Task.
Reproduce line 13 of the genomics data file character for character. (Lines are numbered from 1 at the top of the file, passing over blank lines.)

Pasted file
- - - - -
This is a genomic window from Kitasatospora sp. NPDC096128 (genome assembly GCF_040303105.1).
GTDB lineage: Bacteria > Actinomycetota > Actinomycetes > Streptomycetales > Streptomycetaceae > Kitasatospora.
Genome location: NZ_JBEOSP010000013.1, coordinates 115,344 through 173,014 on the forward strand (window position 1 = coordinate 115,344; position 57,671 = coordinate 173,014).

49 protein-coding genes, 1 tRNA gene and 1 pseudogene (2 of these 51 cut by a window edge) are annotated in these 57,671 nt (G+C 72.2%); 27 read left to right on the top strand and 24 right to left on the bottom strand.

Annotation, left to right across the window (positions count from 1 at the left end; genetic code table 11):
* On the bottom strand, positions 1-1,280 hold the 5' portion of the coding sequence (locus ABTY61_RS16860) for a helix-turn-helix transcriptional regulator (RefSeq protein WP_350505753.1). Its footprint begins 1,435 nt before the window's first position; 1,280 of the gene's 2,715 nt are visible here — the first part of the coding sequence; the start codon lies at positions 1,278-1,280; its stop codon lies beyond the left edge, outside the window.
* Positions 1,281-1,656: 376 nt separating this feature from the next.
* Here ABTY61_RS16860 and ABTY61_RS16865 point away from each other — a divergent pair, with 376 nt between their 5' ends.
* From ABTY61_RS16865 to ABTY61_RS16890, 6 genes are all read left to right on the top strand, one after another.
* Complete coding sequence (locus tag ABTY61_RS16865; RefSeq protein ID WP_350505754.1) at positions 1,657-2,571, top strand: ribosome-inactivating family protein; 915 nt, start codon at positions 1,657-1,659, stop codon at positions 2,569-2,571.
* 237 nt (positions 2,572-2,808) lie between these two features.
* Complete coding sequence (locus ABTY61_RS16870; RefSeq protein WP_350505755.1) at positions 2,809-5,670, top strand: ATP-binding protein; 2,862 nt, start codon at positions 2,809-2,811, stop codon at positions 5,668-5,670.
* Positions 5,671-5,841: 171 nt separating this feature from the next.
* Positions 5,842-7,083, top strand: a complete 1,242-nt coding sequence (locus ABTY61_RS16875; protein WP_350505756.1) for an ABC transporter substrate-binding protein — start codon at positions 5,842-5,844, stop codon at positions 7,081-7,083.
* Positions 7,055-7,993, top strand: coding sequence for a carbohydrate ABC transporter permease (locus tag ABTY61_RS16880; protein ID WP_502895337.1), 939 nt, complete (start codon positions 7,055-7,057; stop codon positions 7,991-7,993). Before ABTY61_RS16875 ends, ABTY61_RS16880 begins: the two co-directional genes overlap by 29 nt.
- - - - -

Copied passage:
* Positions 5,671-5,841: 171 nt separating this feature from the next.